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Pancreatic Neuroendocrine Tumor (NET)
A risk factor is anything that increases your chance of getting a disease such as cancer. Different cancers have different risk factors. Some risk factors, like smoking, can be changed. Others, like a person’s age or family history, can’t be changed.
But having a risk factor, or even many risk factors, does not mean that you will get the disease. And some people who get the disease may have few or no known risk factors.
Several factors can affect a person’s chance of getting a neuroendocrine tumor (NET) of the pancreas.
Smoking is a risk factor for pancreatic NETs. Most research shows that heavy smoking increases risk, but some studies show that any history of smoking could put you at risk.
Some studies have shown a link between heavy alcohol use and pancreatic NETs. This link appears to be mostly related to functioning pancreatic NETs rather than nonfunctioning pancreatic NETs. Heavy alcohol use can also lead to conditions such as chronic pancreatitis, which may increase pancreatic NET risk.
Pancreatic NETs seem to run in some families. In some of these families, the high risk is due to an inherited syndrome (explained below). In other families, the gene causing the increased risk is not known. If family history is a risk factor, it usually involves a first degree relative (parent, sibling, child), a family history of pancreatic NET, or a family history of any cancer.
Inherited gene changes (mutations) can be passed from parent to child. Sometimes these changes result in syndromes that include increased risks of other cancers (or other health problems).
Pancreatic neuroendocrine tumors and cancers can also be caused by genetic syndromes, such as:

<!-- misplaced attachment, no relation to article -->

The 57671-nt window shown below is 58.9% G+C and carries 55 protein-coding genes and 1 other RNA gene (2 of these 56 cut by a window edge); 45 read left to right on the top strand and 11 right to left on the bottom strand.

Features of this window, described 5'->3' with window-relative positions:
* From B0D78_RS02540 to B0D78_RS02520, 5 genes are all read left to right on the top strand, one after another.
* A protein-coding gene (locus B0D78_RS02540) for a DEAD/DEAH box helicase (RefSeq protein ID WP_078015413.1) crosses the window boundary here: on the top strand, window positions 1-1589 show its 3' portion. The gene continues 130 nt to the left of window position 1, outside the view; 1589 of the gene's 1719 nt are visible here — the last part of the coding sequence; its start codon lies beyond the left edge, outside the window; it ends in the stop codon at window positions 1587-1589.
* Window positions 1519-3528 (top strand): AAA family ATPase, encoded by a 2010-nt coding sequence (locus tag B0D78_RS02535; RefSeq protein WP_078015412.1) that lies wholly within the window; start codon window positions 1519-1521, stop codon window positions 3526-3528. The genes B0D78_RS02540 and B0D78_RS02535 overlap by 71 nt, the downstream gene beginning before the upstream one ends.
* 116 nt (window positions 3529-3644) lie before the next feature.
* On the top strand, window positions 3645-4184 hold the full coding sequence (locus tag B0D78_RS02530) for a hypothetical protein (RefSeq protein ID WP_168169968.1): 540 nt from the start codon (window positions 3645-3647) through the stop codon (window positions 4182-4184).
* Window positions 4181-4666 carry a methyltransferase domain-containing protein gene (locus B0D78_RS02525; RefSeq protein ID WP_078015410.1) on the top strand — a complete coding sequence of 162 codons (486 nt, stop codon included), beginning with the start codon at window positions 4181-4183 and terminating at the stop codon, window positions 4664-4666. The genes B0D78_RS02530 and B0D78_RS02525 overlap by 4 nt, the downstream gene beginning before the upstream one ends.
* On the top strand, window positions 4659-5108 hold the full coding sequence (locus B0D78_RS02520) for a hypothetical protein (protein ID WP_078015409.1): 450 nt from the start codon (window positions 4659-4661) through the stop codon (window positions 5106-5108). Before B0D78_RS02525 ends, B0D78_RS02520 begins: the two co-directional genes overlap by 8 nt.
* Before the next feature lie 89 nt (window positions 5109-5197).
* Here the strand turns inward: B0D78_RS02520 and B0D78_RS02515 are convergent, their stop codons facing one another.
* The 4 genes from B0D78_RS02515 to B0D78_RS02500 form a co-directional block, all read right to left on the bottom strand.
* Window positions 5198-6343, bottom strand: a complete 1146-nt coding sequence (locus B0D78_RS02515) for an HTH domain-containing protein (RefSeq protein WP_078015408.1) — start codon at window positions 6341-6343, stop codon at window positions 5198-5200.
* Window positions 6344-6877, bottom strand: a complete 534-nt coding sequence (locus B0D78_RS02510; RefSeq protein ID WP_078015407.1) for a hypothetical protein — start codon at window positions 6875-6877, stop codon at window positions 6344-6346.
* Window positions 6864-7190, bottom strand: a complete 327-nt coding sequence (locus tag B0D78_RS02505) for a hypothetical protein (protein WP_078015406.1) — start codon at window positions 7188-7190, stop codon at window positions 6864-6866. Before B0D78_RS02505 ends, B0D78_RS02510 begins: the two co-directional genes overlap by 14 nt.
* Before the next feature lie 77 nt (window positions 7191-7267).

Changes in the genes that cause some of these syndromes can be found by genetic testing. For more information on genetic testing, see Can Pancreatic Neuroendocrine Tumor Be Found Early?
Pancreatic NETs are more common in people with diabetes. The reason for this is not known. Most of the risk is found in people with type 2 diabetes. This type of diabetes most often starts in adulthood and is often related to being overweight or obese. It’s not clear if people with type 1 (juvenile) diabetes have a higher risk.
Chronic pancreatitis, a long-term inflammation of the pancreas, is linked with an increased risk of pancreatic NETs. If chronic pancreatitis is because of heavy alcohol use, then stopping alcohol may help decrease the risk of pancreatic NETs.
Being overweight or obese could be a risk factor for pancreatic NET. Studies so far are inconclusive.
Some older studies have suggested that drinking coffee might increase the risk of pancreatic NET, but more recent studies have not confirmed this.
The American Cancer Society medical and editorial content team
Our team is made up of doctors and oncology certified nurses with deep knowledge of cancer care as well as journalists, editors, and translators with extensive experience in medical writing.
Ben Q, Zhong J, Fei J, et al. Risk Factors for Sporadic Pancreatic Neuroendocrine Tumors: A Case-Control Study. Scientific Reports. 2016;6:36073. doi:10.1038/srep36073.
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Haugvik SP, Hedenström P, Korsæth E, et al. Diabetes, smoking, alcohol use, and family history of cancer as risk factors for pancreatic neuroendocrine tumors: a systematic review and meta-analysis. Neuroendocrinology. 2015;101(2):133-42. doi: 10.1159/000375164. Epub 2015 Jan 22.
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National Cancer Institute. Physician Data Query (PDQ). Pancreatic Neuroendocrine Tumors (Islet Cell Tumors) Treatment – Patient Version. 2018. Accessed at https://www.cancer.gov/types/pancreatic/patient/pnet-treatment-pdq on October 7, 2018.
Valente R, Hayes AJ, Haugvik SP, et al. Risk and protective factors for the occurrence of sporadic pancreatic endocrine neoplasms. Endocr Relat Cancer. 2017 Aug;24(8):405-414. doi: 10.1530/ERC-17-0040. Epub 2017 May 31.
Vinik A, Perry RR, Hughes MS, et al. Multiple Endocrine Neoplasia Type 1. [Updated 2017 Oct 7]. In: De Groot LJ, Chrousos G, Dungan K, et al., editors. Endotext [Internet]. South Dartmouth (MA): MDText.com, Inc.; 2000-. Available from: https://www.ncbi.nlm.nih.gov/books/NBK481897/. Accessed October 9, 2018.
Last Revised: October 30, 2018
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